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Sosei buys Activus Pharma and drug delivery technology

By Wai Lang Chu , 29-Jun-2010
Last updated the 29-Jun-2010 at 08:59 GMT

Sosei has revealed its intention to acquire Activus Pharma in a deal which allows the Japan-based firm to get their hands on Activus' nanoparticle drug formulation tools, a technology that’s in its infancy but holds great potential.

The move is something of a departure for the biopharmaceutical company, which previously adopted a reduced risk business model, acquiring compounds from and bringing compounds into Japan through a series of reprofiling and in-licensing agreements.

Under the terms of the new deal, Sosei has purchased all Activus’issued share capital through a stock exchange. However, Sosei stated there would be no plans to issue new stocks to current Activus shareholders.

Instead, the company will offer a cash consideration to preference shareholders using a fund totalling 500,250,000 yen ($5.6m). Common shareholders are to be paid 1 yen per share.

In a statement, Sosei assured common shareholders that, “profit generated from the acquisition will be split among common shareholders for five years from the day of the deal or until gross profit totals 1 billion yen, whichever comes sooner.

Shareholders will perhaps look to Activus’ Pure Nano-particle Technology (APNT) as a reason to hold onto their stake within the acquisition.

Contamination-free processing

The technology claims to keep compounds virtually free from contamination during processing, whilst yielding pharmaceutical ingredients with particle sizes ranging from 50 to 300nm levels.

The reduction of drug particles to the nano-scale increases termination velocity and saturation solubility leading to improved drug performance. This allows the development of injections, ophthalmic solutions and inhalations with poorly soluble compounds where high purity is required.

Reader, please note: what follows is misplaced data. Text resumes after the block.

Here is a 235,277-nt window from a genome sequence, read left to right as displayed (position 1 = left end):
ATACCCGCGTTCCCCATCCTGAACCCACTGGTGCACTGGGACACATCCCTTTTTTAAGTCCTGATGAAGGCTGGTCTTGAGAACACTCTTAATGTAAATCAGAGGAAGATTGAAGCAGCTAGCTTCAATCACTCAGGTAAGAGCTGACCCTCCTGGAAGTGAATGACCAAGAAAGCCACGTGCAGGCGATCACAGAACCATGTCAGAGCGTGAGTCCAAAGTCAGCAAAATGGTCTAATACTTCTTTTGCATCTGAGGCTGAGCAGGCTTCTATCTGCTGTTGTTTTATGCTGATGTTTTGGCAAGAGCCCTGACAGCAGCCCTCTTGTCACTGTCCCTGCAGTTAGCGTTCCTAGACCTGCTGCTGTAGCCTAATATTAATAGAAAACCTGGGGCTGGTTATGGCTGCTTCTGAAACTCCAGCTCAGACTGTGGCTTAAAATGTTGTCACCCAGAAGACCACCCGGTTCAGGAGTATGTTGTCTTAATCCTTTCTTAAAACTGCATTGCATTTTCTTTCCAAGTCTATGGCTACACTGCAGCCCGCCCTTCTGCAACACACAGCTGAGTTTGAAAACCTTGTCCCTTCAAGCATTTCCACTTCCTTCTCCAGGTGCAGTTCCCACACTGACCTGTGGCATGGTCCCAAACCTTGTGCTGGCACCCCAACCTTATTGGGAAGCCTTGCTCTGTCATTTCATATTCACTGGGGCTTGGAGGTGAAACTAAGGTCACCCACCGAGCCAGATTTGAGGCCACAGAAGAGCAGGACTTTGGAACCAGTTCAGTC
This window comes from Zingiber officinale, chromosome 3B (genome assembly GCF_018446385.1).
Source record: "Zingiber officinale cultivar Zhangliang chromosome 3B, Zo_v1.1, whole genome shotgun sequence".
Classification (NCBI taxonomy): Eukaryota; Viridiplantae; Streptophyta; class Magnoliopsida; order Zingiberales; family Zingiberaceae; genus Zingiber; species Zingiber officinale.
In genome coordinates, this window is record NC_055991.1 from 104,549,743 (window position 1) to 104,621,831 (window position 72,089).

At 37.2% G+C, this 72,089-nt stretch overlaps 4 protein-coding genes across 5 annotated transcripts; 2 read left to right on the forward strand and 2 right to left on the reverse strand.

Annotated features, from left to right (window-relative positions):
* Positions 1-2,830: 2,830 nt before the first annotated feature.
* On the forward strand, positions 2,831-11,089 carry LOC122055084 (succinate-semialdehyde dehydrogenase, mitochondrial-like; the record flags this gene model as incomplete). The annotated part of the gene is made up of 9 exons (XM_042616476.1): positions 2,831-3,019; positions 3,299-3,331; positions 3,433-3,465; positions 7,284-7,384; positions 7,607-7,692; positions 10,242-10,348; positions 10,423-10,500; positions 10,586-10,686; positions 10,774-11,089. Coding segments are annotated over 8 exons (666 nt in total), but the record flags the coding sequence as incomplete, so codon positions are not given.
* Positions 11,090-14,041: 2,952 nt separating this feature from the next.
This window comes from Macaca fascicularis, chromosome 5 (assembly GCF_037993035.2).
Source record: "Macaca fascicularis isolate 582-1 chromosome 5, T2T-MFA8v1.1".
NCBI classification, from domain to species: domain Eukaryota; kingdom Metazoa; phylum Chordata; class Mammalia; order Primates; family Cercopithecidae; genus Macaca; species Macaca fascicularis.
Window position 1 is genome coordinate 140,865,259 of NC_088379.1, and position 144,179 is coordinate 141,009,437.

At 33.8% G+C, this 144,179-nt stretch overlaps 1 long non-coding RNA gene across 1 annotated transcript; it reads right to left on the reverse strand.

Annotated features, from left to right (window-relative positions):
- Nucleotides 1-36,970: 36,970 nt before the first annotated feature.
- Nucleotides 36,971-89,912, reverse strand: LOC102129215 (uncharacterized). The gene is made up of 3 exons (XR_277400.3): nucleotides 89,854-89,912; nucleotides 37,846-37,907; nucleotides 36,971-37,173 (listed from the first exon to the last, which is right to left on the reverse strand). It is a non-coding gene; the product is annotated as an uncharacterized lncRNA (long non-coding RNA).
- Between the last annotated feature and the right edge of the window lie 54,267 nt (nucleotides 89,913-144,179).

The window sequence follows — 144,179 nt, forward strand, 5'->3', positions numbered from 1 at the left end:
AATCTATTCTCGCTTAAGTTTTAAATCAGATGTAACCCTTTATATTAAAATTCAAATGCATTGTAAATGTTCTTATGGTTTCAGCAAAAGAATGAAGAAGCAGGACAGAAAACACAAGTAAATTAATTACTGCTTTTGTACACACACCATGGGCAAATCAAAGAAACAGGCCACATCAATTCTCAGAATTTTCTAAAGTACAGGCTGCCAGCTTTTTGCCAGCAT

Sosei’s acquisition of this nano-particle technology can be expected to generate new development candidates as well as partnerships with other pharmaceutical companies eager to utilise this form of drug delivery for its own drug formulations.

Sosei and Activus join fellow drug development company PharmaNova is developing this nanoparticle technology. Its NovaSperse technology has also made waves within the industry with partnerships already established with Rochester Innovations and Taiwan-based Orient Europharma.

Only this month, news of another nanoparticle-related partnership reached a milestone as Tekmira Pharmaceuticals announced its partnership with Alnylam Pharmaceuticals had presented data to suggest its Phase I trial of ALN-VSP, a drug used to treat liver tumours, was showing success when coupled with Tekmira’s lipid nanoparticle technology.

According to market research firm Cientifica, the market for nanotechnology-enabled drug delivery will rise to $26bn by 2012 from its current size of $3.4bn, representing a compound annual growth rate of 37 per cent.

The firm also predict the market could steeply rise after 2012, reaching potentially $220bn by 2015 for these nano-enabled compounds.

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